#6 – Get a National Park Passport
We love our National Park Passports. We all have one and we make sure we take time to get our stamps at each new stop. There are several visitors centers where you can find other souvenirs and learn more about the area.
#7 Learn Something new at the Visitors Centers
There are 2 visitors centers at the park, an overlook exhibit and the Crater Lake Lodge. We always try to explore the visitors centers at national parks. The kids (and us) learn a lot and it’s really enjoyable.
#8- Pet Friendly Options
Dog Friendly Crater Lake Options
Crater Lake in Oregon is so gorgeous you won’t want to leave your dog behind, but since this is a national park, know that furry friends are only allowed on paved roads and trails. That means you won’t be able to explore many of Crater Lake’s hikes, though your pup can tag along on nearby adventures. (Look into Mt. Thielsen and Paulina Lake just a short drive from Crater Lake.)
That said, you can see quite a bit of Crater Lake with dogs: The Rim Village is a quarter-mile walk that gives amazing views of the deep-blue lake, though you’ll be walking it with all the other visitors. There are four hiking trails where dogs are allowed: Grayback Drive, Lady of the Woods, Pacific Crest Trail (PCT) and Godfrey Glen.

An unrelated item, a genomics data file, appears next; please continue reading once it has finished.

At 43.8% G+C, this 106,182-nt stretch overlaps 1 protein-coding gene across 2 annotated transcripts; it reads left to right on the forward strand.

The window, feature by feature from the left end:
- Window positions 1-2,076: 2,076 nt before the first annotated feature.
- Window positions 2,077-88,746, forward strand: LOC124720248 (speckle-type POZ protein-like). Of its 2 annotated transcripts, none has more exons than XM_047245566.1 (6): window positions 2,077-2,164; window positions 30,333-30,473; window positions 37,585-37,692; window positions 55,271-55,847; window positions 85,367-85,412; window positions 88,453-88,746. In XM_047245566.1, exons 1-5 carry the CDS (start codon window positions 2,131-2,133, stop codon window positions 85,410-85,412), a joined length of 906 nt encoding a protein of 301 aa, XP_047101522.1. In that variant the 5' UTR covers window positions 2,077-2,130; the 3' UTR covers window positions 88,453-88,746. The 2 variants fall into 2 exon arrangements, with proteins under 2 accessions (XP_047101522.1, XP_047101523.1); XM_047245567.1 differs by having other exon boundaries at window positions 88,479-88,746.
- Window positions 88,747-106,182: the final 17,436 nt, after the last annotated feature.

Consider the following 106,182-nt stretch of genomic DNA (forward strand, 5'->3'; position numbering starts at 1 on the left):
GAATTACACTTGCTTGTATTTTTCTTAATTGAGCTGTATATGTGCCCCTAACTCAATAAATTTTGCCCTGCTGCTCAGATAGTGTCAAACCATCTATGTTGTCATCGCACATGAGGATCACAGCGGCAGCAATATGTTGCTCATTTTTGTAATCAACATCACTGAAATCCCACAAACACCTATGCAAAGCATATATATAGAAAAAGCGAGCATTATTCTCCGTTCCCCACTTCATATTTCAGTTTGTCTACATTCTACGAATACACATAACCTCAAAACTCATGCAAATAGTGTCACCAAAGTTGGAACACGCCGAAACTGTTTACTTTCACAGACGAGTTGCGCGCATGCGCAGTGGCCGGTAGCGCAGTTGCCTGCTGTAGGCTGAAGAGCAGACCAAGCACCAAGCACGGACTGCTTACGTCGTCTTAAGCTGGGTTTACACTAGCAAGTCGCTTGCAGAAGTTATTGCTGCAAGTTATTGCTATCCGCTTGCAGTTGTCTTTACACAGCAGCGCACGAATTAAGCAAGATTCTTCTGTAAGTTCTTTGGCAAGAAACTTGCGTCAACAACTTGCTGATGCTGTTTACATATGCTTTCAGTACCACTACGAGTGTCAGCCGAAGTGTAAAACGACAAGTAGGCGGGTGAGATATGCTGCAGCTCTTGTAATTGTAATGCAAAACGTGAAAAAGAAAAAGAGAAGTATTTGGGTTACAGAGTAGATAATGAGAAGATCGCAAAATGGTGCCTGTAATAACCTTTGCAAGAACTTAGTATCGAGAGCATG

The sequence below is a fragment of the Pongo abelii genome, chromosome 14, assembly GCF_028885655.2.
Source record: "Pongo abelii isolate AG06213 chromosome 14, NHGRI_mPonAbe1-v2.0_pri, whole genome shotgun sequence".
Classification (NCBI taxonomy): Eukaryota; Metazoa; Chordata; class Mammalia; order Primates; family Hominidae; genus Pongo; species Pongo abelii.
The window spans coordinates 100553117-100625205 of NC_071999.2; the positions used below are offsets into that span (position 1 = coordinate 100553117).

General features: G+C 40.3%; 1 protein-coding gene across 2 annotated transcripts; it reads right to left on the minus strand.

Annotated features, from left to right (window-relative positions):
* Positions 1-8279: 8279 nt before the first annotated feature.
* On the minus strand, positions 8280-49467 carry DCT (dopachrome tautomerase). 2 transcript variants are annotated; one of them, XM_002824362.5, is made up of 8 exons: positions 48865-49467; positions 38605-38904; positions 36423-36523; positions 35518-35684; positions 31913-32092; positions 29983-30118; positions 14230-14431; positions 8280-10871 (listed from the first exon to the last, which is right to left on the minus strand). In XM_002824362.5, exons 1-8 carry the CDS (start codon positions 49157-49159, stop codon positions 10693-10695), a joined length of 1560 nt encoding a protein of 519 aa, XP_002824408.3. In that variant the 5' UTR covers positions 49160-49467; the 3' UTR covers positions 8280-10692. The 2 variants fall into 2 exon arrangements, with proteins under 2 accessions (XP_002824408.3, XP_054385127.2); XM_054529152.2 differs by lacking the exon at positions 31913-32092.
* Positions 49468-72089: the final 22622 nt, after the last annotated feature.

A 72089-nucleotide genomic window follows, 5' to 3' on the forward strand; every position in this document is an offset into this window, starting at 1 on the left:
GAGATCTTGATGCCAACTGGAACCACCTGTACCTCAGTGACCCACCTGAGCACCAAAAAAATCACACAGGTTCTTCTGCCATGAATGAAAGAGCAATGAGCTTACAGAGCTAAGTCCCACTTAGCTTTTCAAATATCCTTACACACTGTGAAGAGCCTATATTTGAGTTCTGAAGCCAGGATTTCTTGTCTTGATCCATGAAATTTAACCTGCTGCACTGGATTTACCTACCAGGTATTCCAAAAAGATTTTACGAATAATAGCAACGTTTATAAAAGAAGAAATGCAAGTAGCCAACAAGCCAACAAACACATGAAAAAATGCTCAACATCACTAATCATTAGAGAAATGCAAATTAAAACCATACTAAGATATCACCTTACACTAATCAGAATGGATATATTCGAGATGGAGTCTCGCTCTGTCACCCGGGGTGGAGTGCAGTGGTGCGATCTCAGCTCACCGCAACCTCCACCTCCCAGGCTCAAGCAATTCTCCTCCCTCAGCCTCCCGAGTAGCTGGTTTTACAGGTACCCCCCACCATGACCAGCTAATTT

If you’re visiting toward the beginning of the season, part of the road that encircles the former volcano may be closed. (When we went in late June, much of the road was still closed because it hadn’t yet been fully cleared of snow.) We took advantage of the solitude and used the road, which was closed to vehicle traffic, as a hiking trail! That way, our dog could join us—it was still paved, after all!—and we had the “trail” completely to ourselves.
When you travel with dogs, you may face some restrictions about where you can go, but don’t let that stop you from seeing gorgeous Crater Lake. This unforgettable park will stay with you for years.
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#9 – get that Perfect Photo
If you can’t get a spectacular photo here then you might just need to rethink your photography dreams. Crater lake is probably one of the most photogenic places on Earth. Even with all the smoke we still got a couple of good pics. I can’t wait to go back and take pictures when the visibility is better.
# 10 – and my favorite … Swim in a Volcano